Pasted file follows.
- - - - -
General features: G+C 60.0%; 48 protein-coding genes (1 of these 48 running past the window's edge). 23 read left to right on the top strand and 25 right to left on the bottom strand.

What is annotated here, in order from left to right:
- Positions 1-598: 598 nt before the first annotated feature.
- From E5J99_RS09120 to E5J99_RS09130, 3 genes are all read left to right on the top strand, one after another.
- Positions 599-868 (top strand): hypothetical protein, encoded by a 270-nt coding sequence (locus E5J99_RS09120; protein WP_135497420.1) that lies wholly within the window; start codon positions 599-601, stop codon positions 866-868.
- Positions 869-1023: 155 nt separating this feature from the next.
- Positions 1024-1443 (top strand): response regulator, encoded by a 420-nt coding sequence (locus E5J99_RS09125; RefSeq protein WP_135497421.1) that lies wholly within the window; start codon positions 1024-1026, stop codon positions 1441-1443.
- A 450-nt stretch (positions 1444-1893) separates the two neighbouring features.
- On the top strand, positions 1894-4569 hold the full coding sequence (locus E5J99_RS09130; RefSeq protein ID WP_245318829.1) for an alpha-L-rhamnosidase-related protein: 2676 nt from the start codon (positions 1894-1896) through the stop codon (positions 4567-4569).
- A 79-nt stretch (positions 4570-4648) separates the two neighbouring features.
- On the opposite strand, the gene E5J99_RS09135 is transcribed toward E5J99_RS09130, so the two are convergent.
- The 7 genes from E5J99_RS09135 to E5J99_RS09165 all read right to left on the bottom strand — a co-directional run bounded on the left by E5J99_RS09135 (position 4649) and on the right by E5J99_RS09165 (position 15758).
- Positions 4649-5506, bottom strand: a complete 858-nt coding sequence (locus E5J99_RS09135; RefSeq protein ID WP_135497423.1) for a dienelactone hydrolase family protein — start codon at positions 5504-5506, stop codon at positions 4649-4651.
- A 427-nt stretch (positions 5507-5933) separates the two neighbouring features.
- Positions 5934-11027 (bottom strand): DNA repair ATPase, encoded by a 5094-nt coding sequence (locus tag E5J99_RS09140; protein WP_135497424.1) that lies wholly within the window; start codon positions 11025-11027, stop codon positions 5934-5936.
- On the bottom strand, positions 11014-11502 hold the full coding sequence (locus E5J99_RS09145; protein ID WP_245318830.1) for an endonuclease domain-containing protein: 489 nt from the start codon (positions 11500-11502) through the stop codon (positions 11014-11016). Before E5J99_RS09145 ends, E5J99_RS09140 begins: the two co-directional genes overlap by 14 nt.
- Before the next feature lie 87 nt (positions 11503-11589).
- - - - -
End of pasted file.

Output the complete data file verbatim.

General features: G+C 60.0%; 48 protein-coding genes (1 of these 48 running past the window's edge). 23 read left to right on the top strand and 25 right to left on the bottom strand.

What is annotated here, in order from left to right:
- Positions 1-598: 598 nt before the first annotated feature.
- From E5J99_RS09120 to E5J99_RS09130, 3 genes are all read left to right on the top strand, one after another.
- Positions 599-868 (top strand): hypothetical protein, encoded by a 270-nt coding sequence (locus E5J99_RS09120; protein WP_135497420.1) that lies wholly within the window; start codon positions 599-601, stop codon positions 866-868.
- Positions 869-1023: 155 nt separating this feature from the next.
- Positions 1024-1443 (top strand): response regulator, encoded by a 420-nt coding sequence (locus E5J99_RS09125; RefSeq protein WP_135497421.1) that lies wholly within the window; start codon positions 1024-1026, stop codon positions 1441-1443.
- A 450-nt stretch (positions 1444-1893) separates the two neighbouring features.
- On the top strand, positions 1894-4569 hold the full coding sequence (locus E5J99_RS09130; RefSeq protein ID WP_245318829.1) for an alpha-L-rhamnosidase-related protein: 2676 nt from the start codon (positions 1894-1896) through the stop codon (positions 4567-4569).
- A 79-nt stretch (positions 4570-4648) separates the two neighbouring features.
- On the opposite strand, the gene E5J99_RS09135 is transcribed toward E5J99_RS09130, so the two are convergent.
- The 7 genes from E5J99_RS09135 to E5J99_RS09165 all read right to left on the bottom strand — a co-directional run bounded on the left by E5J99_RS09135 (position 4649) and on the right by E5J99_RS09165 (position 15758).
- Positions 4649-5506, bottom strand: a complete 858-nt coding sequence (locus E5J99_RS09135; RefSeq protein ID WP_135497423.1) for a dienelactone hydrolase family protein — start codon at positions 5504-5506, stop codon at positions 4649-4651.
- A 427-nt stretch (positions 5507-5933) separates the two neighbouring features.
- Positions 5934-11027 (bottom strand): DNA repair ATPase, encoded by a 5094-nt coding sequence (locus tag E5J99_RS09140; protein WP_135497424.1) that lies wholly within the window; start codon positions 11025-11027, stop codon positions 5934-5936.
- On the bottom strand, positions 11014-11502 hold the full coding sequence (locus E5J99_RS09145; protein ID WP_245318830.1) for an endonuclease domain-containing protein: 489 nt from the start codon (positions 11500-11502) through the stop codon (positions 11014-11016). Before E5J99_RS09145 ends, E5J99_RS09140 begins: the two co-directional genes overlap by 14 nt.
- Before the next feature lie 87 nt (positions 11503-11589).